Click on icon in upper right corner of slideshow to enlarge images.
This week, the SciFri Book Club meets to talk about Gorillas in the Mist,
Dian Fossey’s now-classic memoir of her time spent studying the mountain gorillas of central Africa. Fossey’s book, which was later made into a movie starring Sigourney Weaver, brought much attention to the plight of these apes, an endangered subspecies of gorilla whose population numbers fewer than 1,000 individuals.
So what’s become of the mountain gorillas since Fossey’s death in 1985? Annette Lanjouw, vice president for Strategic Initiatives and Great Ape Programs for the Arcus Foundation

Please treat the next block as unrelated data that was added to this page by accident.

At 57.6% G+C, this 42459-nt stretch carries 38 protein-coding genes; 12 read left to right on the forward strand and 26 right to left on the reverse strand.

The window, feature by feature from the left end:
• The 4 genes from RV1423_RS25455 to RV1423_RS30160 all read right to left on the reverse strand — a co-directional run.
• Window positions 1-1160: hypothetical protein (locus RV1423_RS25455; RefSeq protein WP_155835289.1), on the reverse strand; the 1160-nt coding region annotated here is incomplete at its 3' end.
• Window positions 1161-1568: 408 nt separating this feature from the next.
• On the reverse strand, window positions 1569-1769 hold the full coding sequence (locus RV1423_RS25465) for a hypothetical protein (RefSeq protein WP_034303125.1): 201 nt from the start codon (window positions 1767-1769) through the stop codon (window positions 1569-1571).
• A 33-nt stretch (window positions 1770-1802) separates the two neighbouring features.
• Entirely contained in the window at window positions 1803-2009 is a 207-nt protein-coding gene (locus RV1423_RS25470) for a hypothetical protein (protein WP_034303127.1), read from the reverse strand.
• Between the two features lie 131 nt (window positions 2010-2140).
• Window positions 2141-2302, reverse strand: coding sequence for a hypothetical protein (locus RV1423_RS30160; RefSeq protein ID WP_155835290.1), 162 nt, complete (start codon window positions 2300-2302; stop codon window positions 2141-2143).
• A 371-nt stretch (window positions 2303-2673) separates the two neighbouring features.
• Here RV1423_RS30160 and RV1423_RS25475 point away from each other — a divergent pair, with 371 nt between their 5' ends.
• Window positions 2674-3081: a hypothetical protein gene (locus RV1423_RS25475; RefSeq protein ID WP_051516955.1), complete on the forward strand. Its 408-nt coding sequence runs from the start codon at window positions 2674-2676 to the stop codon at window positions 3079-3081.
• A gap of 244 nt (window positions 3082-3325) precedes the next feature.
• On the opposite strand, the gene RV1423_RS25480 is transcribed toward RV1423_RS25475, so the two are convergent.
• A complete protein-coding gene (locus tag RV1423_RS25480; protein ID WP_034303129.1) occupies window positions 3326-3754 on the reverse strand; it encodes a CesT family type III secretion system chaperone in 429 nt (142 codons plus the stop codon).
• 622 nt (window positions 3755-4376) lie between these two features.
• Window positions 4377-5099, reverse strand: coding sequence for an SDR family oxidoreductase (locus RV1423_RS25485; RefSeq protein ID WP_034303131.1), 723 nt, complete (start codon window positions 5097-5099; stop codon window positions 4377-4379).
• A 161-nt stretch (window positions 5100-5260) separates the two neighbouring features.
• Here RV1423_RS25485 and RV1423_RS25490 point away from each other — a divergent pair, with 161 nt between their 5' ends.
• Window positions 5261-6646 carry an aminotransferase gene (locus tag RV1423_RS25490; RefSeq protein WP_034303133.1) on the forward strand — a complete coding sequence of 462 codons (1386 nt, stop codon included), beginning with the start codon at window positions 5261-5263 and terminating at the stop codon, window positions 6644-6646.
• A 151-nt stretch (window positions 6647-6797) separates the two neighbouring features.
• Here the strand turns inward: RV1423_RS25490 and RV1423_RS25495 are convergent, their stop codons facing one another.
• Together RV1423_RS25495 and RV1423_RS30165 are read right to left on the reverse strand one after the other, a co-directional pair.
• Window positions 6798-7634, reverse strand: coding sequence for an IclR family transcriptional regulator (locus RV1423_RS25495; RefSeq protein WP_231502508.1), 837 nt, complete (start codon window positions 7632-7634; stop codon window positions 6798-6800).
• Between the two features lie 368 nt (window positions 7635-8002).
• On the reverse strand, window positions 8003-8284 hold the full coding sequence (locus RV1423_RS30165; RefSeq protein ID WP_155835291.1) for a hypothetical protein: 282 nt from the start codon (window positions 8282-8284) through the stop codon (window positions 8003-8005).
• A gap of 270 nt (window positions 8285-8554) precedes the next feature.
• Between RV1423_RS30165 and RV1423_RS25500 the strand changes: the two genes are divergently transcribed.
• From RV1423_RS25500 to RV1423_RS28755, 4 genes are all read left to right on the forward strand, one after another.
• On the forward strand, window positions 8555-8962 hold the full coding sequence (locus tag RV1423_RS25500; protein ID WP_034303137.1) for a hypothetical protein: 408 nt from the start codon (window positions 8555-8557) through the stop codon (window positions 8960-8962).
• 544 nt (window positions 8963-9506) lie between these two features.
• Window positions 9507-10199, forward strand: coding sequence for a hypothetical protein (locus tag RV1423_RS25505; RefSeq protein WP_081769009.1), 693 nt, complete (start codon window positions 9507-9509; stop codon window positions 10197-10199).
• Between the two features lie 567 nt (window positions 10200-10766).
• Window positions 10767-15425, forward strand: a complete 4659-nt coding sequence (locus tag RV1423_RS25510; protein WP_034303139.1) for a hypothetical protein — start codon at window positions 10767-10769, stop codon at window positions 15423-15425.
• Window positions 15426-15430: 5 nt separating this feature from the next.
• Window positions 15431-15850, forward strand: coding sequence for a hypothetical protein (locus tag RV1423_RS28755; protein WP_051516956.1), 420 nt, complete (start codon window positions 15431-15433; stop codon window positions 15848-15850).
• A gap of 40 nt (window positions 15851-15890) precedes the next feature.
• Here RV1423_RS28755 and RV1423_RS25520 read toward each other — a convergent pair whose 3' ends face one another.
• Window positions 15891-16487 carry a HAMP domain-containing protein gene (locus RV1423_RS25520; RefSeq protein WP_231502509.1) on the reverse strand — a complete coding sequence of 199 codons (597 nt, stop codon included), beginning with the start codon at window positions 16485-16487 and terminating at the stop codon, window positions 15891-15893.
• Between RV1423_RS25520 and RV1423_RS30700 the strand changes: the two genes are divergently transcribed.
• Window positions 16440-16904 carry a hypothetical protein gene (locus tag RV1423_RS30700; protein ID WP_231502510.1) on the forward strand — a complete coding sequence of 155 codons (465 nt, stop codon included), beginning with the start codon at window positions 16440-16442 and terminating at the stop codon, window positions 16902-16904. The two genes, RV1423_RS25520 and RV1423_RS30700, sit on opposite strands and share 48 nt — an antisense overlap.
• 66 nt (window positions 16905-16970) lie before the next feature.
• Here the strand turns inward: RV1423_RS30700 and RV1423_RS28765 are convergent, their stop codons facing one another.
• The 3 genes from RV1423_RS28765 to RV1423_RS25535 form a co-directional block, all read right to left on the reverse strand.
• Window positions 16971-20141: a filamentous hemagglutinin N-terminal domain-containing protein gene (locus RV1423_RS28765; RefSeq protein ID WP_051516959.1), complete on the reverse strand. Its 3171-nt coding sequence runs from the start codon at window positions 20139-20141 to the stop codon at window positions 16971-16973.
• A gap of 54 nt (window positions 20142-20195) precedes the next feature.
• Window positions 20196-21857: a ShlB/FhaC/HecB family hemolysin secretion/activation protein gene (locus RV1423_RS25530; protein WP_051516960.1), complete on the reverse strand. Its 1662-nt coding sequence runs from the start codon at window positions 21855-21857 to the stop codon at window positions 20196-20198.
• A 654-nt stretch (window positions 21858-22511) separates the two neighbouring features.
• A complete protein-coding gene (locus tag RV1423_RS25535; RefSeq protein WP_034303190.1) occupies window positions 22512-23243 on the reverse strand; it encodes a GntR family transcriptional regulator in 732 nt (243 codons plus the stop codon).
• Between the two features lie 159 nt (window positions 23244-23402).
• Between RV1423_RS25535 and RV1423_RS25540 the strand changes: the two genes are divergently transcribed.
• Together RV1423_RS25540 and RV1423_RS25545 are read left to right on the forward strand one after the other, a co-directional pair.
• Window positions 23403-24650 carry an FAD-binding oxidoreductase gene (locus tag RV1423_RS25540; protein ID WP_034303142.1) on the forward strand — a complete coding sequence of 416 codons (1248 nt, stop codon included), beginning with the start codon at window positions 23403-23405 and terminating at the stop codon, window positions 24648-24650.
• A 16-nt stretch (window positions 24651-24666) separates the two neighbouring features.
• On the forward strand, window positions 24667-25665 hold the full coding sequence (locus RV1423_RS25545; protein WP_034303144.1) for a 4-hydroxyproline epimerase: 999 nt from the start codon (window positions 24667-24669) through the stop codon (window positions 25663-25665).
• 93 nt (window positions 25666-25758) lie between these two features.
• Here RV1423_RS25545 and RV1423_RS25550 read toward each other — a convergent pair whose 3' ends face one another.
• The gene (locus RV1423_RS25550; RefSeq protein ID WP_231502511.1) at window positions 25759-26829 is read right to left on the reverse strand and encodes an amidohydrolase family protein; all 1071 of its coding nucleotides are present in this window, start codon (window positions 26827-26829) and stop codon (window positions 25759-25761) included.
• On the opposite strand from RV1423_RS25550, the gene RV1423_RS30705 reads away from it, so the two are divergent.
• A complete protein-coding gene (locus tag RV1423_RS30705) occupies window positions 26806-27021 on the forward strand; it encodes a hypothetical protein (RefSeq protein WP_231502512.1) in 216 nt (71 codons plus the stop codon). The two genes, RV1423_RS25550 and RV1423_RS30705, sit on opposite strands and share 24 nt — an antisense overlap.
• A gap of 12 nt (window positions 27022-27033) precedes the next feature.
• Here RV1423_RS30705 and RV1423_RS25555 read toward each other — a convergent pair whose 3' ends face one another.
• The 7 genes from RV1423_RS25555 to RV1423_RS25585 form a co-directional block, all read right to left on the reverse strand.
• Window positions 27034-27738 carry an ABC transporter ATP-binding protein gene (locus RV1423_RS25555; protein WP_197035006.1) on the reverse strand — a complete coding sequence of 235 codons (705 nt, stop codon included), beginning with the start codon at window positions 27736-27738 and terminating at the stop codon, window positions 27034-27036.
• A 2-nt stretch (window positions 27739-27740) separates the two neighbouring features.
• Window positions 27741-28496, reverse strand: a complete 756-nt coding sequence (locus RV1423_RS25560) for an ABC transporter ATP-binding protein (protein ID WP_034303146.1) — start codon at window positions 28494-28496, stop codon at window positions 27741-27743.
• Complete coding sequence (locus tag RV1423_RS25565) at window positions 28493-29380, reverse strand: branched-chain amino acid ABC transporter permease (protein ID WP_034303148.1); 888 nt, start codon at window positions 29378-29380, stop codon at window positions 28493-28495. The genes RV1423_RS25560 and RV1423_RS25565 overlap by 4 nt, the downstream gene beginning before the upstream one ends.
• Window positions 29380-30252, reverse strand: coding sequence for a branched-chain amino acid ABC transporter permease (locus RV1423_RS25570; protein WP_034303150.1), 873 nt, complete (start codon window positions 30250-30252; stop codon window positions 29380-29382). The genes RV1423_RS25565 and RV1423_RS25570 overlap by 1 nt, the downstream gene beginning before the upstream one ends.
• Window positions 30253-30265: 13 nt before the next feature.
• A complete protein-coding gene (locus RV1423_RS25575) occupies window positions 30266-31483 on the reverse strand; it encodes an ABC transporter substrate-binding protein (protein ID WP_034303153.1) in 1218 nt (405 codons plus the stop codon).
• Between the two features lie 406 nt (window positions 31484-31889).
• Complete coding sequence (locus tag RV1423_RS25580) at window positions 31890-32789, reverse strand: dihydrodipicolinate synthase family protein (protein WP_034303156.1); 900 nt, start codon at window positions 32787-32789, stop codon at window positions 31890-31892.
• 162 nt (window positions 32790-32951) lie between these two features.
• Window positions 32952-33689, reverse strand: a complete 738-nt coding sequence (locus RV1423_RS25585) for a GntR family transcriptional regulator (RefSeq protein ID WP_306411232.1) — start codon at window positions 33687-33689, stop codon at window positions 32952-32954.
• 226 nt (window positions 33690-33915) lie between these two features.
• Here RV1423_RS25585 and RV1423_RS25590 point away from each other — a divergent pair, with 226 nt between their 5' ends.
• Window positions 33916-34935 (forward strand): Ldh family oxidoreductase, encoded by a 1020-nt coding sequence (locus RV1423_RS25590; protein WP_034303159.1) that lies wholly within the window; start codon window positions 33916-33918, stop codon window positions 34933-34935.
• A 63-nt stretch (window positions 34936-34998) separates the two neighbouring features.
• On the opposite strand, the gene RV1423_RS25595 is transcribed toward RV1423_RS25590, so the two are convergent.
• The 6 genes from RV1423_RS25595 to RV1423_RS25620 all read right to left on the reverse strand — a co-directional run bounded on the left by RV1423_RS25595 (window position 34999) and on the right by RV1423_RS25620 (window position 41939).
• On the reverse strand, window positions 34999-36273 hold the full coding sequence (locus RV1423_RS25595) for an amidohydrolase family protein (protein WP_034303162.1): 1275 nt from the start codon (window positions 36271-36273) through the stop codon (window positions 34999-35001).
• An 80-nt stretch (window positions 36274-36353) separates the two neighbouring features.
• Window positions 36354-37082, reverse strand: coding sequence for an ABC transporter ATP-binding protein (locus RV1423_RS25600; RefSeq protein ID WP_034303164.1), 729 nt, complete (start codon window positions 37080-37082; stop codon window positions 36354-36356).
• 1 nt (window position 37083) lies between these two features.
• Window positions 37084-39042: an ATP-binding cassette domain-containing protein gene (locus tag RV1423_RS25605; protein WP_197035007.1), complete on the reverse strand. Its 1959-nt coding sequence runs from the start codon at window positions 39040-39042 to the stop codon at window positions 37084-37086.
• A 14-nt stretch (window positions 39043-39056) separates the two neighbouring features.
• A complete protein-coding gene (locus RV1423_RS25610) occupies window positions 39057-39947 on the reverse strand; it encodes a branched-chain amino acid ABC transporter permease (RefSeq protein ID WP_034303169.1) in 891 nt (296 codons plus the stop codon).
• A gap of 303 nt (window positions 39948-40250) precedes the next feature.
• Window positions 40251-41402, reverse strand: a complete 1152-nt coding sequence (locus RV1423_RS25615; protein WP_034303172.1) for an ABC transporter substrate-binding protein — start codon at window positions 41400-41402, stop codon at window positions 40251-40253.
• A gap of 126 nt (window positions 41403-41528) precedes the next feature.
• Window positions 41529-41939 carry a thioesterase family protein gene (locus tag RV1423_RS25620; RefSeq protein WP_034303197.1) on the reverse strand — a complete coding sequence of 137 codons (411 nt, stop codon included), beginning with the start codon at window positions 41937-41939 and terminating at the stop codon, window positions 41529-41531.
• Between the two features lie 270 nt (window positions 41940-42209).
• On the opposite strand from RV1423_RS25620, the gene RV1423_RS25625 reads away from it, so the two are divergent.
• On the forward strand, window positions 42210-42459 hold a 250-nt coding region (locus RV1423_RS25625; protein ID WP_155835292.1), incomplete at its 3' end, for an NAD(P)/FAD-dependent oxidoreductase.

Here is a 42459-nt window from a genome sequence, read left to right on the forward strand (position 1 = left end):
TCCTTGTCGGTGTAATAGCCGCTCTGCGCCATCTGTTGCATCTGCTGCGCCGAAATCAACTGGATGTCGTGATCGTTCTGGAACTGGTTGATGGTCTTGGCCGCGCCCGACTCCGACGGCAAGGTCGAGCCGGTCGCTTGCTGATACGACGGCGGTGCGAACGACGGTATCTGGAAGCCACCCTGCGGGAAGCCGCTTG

, says that the animals are actually doing better. Now, 880 gorillas live in two populations in central Africa—up from 620 in 1990, according to Lanjouw. "So in 23 years, we have had a significant increase," she says, "In Fossey’s time there were even fewer."
Lanjouw spent 15 years studying mountain gorillas in the field. She's also co-author (with Gene Eckhart) of the book Mountain Gorillas: Biology, Conservation, and Coexistence, which the photos in the slideshow above came from. Lanjouw joins us on the show this week to talk more about how Fossey changed primate research, and what’s changed since Fossey was working in the field.